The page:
The award-winning Nissan Murano boasts an eye-catching exterior and comfortable interior with a touch of elegance.

Now in its third generation, Nissan has upgraded its stylish Murano mid-size SUV, both inside and out, and added cutting-edge safety features to help take advantage of the national popularity for SUV sales.

The 2019 Nissan Murano recently won for the fourth time in five years the “Best 2-ROW SUV for the Money” by U.S. News and World Report magazine and Edmund’s rating service named it one of the Best Midsize SUVs for 2019.

That’s an advantage over Murano’s smaller sibling, the compact Rogue SUV, which outsells the Murano by a factor of 4 to 1 but lacks Murano’s power and panache. The smaller-sized utilitarian Rogue cannibalizes Murano sales, with more interior cargo space and costs $6,350 to $9,000 less. Nissan wants you to just buy one or the other.

Murano boasts an eye-catching exterior, comfortable interior with a touch of elegance; ample horsepower, driver safety aids and top crash safety ratings.

Top trim Platinum was our test drive with all-wheel drive, Nissan’s Safety Shield 360 system equipped with a drowsy driving warning and a new rear door alert to check the back seat for a child or restrained pet.

Premium sits above S, SL and SV trims, all powered by Murano’s mainstay 3.5-liter, 260 horsepower V-6 engine.

Built on Nissan’s “D” platform, shared with the midsize Altima sedan, Murano exhibits quickness from the starting line with an Xtronic continuous variable transmission with adaptive shift control flawlessly answering gas pedal requests.

Handling is responsive and tight with some minor lean-in turns. The ride is well-modulated with a front strut and rear multi-link independent suspension system.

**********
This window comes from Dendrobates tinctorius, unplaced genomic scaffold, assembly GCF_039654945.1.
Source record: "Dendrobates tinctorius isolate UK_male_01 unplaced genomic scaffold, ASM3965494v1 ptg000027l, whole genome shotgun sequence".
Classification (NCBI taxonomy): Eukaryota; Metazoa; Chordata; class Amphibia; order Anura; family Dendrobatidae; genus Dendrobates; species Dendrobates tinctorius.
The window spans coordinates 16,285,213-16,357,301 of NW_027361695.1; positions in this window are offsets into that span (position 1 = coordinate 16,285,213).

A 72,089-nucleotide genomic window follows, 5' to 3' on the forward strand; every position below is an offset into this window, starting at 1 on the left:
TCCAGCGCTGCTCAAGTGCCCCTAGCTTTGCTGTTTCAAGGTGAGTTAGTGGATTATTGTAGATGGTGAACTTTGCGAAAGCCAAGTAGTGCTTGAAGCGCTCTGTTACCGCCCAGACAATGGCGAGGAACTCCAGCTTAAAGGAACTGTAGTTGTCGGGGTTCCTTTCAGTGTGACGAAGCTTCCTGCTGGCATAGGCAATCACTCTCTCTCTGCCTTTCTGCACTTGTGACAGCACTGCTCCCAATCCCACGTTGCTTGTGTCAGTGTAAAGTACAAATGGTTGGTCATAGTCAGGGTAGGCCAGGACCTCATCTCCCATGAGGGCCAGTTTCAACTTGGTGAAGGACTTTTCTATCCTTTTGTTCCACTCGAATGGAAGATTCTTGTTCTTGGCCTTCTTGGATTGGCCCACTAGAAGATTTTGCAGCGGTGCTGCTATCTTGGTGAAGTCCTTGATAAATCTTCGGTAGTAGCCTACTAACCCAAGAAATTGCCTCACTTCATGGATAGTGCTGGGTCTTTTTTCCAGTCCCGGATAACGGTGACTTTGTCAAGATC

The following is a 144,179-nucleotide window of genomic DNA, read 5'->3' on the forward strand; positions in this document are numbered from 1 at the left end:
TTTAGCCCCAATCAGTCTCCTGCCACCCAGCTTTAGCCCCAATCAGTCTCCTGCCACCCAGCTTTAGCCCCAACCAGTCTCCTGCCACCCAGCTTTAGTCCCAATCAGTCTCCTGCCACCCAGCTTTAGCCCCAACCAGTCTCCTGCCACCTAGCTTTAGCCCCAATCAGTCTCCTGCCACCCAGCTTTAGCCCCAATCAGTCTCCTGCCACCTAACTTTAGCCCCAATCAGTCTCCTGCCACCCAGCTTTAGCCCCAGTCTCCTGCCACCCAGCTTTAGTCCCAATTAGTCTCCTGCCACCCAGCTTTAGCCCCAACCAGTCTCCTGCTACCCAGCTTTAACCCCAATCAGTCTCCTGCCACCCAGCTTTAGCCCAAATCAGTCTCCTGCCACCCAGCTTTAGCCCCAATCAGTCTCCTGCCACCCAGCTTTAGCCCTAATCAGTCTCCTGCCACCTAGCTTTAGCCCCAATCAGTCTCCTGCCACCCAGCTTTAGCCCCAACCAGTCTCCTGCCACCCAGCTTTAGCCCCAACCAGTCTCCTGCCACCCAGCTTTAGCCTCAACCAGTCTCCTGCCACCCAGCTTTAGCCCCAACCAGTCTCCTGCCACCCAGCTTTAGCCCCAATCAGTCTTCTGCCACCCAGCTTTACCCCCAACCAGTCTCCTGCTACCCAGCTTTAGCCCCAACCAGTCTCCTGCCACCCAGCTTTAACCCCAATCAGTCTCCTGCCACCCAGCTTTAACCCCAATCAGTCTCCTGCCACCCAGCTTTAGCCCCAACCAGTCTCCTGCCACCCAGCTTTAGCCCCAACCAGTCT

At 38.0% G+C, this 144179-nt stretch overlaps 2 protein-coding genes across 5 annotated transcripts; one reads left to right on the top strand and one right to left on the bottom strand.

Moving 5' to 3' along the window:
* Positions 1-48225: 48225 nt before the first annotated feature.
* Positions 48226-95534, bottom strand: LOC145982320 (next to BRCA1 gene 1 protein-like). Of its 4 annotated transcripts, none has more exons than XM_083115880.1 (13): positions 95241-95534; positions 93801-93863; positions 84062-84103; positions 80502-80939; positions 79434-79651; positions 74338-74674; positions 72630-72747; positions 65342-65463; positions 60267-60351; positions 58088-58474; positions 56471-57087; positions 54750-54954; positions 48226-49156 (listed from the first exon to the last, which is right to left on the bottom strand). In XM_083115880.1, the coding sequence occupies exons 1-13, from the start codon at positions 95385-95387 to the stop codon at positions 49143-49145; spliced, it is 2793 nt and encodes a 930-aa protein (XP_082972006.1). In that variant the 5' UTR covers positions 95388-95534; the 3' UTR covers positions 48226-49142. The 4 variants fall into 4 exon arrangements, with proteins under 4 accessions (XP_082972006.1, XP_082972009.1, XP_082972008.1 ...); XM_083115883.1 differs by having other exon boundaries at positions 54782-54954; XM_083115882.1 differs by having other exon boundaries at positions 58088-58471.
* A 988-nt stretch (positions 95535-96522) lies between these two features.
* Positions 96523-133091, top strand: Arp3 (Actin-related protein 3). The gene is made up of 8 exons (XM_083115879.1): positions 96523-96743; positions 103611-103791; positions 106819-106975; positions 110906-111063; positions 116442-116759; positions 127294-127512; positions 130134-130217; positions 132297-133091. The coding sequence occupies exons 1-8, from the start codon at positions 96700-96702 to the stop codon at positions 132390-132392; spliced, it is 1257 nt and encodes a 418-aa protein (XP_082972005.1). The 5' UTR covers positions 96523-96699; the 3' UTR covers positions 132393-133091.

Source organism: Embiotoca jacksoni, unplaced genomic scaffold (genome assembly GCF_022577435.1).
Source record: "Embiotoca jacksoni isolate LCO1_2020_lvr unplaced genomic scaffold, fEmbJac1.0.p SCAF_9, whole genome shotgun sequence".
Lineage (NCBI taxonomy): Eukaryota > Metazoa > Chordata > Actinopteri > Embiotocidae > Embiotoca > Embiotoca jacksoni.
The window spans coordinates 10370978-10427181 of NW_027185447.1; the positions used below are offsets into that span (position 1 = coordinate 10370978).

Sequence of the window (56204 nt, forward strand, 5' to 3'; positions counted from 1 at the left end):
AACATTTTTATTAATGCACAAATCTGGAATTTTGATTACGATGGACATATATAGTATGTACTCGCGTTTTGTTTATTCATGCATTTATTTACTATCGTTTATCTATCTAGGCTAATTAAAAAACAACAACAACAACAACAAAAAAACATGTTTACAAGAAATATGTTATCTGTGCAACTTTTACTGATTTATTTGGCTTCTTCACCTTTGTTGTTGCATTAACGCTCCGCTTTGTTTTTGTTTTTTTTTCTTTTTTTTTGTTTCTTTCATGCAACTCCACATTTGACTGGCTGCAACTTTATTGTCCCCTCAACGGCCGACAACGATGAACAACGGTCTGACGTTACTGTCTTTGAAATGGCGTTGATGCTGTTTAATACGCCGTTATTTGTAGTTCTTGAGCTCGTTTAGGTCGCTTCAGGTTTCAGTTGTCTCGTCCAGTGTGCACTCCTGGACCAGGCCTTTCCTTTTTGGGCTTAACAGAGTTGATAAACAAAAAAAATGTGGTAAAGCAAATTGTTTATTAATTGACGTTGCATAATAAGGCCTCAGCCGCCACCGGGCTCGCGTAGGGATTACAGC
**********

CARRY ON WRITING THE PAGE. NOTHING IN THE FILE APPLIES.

Driver safety aids are cutting-edge, although the sloping rear roof decline hinders rear window visibility. Towing power is meager – 1,500 pounds.

Outside, our attention-getting Deep Blue Pearl Murano got a new grille and redesigned rear and front LED lights, with the base profile unchanged.

Inside, our Murano excelled with light, tan-colored diamond-quilted semi-aniline leather seats, piping on seats, armrest and center console amid wood and metallic upscale furnishings.

Seats were comfortable, rear seating spacious. Knick-knack spaces abound, including low trays in center spine and door handles.

The updated Nissan infotainment uses the same 8-inch touchscreen and Nissan Connect can access Alexa and Google, along with other tech assist features.

The CD player co-exists with Apple CarPlay and Android Auto. Visors extend; there is a spare tire.

LIKES: Rear seat space, power, ride, handling, looks, cabin luxury, quiet.

DISLIKES: Rear window visibility, low towing capability.

BOTTOM LINE: Murano remains good value with style and comfort pluses.





Base price w/destination charge: $46,175 (as tested $46,420)

Vehicle weight: 4,137 lbs.

Wheelbase: 111.2 inches

Length: 192.4 inches

Width: 75.4 inches

Engine: 3.5 liters DOHC V-6

Horsepower: 260-hp at 6,000 rpm

Torque: 240 ft.-lbs. at 4,400 rpm

Transmission: Continuously variable transmission w/manual side shift

EPA rating: 20 mpg city/ 28-mpg hwy

Range: 19-gallon tank, regular

Performance: 0-60 in 8 seconds

Tom Crosby is a former journalist and communications director for AAA Carolinas. He has been reviewing cars since 1996, and has been active in traffic safety issues for more than 30 years.